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New documentary film profiles Playboy's Hugh Hefner

By Bryen Dunn     Jul 29, 2010 in Entertainment
“Hugh Hefner: Playboy, Activist, and Rebel” is a documentary film based on the life of the iconic American Playboy Magazine founder. However, there is much more to this ageless stud than bunnies and boobies.
Hefner is well known as the brains behind the magazine, and subsequent empire of entities he built, including the world known Playboy Club, which celebrate 50 years of business this year since the opening of its first Chicago location in 1960.
Academy Award winning Director Brigitte Berman brings forth a stark reality look at the man behind the flamboyant mansion enterprise. Hefner himself provides much of the content throughout the film, interspersed with old footage, anecdotes and celebrity input from the likes of George Lucas, Dr. Ruth, Reverend Jesse Jackson, and Gene Simmons.
Known for his multiple lovers, rambunctious parties and his adoration for the female form, there is a whole other side of Hefner that comes to light in Berman’s biopic. As is typical of most youth, rebellion is part of exploration and growing up. Raised under a strict religious upbringing of puritan repression, Hefner soon realized this was not the path he would choose to follow as an adult. He had a flare for creativity, wanting to write and draw cartoon sketches.
He graduated with a psychology major, completing a thesis on the antiquated and archaic sex laws in the United States. Shortly thereafter, he had his vision for Playboy Magazine, secured $8,000 for startup costs and went forth with publishing his first edition in the early 1950’s, featuring none other than Marilyn Monroe on the cover, and her infamous nude photograph as the centre spread. It was an instant success, and as they say the rest is history – 50 years of history!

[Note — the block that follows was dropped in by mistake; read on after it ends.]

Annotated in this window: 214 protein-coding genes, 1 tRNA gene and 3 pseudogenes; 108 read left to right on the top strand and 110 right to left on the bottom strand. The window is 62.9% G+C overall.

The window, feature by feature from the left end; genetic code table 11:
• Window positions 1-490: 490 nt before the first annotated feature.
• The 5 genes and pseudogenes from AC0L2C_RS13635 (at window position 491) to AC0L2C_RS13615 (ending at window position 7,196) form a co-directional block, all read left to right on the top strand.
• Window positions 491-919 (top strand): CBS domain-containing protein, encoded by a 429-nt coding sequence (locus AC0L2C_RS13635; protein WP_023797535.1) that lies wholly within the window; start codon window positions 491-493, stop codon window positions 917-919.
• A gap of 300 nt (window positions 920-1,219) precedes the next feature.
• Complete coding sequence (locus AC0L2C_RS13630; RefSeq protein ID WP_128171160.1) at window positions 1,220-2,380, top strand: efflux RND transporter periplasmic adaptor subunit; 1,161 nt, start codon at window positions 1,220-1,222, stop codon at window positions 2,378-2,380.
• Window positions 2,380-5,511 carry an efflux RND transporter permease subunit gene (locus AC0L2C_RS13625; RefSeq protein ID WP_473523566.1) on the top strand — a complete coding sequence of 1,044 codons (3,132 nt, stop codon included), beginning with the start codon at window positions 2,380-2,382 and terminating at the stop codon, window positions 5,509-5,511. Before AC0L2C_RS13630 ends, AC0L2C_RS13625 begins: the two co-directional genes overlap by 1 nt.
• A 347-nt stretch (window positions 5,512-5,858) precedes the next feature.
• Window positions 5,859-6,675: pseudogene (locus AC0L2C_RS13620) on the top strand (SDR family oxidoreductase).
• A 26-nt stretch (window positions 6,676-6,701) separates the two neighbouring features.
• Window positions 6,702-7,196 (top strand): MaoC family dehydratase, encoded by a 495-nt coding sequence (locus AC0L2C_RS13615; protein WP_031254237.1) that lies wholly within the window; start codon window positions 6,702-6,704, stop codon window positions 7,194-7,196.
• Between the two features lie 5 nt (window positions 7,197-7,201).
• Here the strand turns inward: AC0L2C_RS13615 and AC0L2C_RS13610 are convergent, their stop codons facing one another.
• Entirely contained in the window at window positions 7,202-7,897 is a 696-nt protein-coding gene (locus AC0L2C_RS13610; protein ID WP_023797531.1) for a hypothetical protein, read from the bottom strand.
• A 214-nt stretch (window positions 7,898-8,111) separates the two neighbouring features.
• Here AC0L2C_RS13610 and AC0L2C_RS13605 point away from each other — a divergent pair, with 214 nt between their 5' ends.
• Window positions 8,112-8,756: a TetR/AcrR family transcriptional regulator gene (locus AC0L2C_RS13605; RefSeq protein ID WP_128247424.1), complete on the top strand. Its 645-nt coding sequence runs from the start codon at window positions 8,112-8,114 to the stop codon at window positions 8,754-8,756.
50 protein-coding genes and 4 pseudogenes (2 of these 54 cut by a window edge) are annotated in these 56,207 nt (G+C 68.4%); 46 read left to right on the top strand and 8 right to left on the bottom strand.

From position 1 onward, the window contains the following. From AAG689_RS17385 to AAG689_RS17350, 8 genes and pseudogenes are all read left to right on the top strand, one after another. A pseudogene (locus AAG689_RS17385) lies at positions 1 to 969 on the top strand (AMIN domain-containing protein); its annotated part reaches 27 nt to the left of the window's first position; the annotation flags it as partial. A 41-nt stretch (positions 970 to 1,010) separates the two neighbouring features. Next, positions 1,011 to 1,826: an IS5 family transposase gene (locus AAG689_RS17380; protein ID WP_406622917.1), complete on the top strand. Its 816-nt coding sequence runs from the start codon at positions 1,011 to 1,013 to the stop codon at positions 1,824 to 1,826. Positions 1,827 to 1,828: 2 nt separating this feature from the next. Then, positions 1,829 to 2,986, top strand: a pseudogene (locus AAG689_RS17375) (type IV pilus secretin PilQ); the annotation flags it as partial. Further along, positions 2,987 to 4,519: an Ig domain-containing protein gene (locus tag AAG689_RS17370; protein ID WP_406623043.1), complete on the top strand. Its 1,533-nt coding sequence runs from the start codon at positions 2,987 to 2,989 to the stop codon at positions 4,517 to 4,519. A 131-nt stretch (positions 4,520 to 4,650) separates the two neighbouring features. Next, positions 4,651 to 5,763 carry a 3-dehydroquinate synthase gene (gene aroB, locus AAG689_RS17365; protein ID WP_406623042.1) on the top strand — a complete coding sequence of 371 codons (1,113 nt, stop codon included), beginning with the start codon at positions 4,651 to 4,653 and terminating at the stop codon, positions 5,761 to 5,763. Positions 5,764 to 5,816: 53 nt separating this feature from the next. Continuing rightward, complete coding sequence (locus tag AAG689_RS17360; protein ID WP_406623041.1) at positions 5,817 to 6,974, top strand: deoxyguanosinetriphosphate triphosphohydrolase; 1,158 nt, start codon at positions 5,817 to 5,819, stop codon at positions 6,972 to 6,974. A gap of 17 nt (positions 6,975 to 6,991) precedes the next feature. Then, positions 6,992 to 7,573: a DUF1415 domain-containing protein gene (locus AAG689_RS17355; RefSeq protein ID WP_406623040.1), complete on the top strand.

What may not be known is the key role he played in breaking down race barriers, bringing jazz music to a higher level, challenging governmental laws on sex and drug use, launching an organization for street youth, igniting the careers of writers and musicians, and assisting with the relocation of Vietnamese children during the war. Hence, he could very well be known as an activist and humanitarian first and foremost.
Despite these deeds of recognition, it was not an easy road to success as the religious right, feminists, and government officials made it their mandate to shut him down. With his strong network of professional staff he successfully challenged and succeeded in conquering the naysayer contingent.
Playboy Magazine reached its heyday in the 1970’s and 80’s, and not only featured the ‘girl next door’ photos, but also great literature pieces, cartoon series, and celebrity interviews. The first Playboy Interview was done by Alex Hailey, who later went on to write the acclaimed Roots saga. Hefner also started the Playboy Jazz Festival, bringing both the music and his magazine to greater notoriety. His Playboy Penthouse television series was used as a launching pad for many fringe artists and musicians, such as Sammy Davis Jr. and Lenny Bruce. He also created the Children of the Night foundation that assisted street youth in changing their lives around.
So beyond the underwater bars, sex parties, and lavish lifestyle, Hugh Hefner remains dedicated to pushing boundaries and speaking up for what he considers worth fighting for. Not bad for a man turning 85 years old next April!
Hugh Hefner: Playboy, Activist, and Rebel – 2010 Release, 124 Min
Opens in Toronto Friday, August 6, Montreal, Edmonton and Calgary Friday, August 13 and Vancouver Friday, August 20
More about Playboy, Sex, Hefner, Documentary
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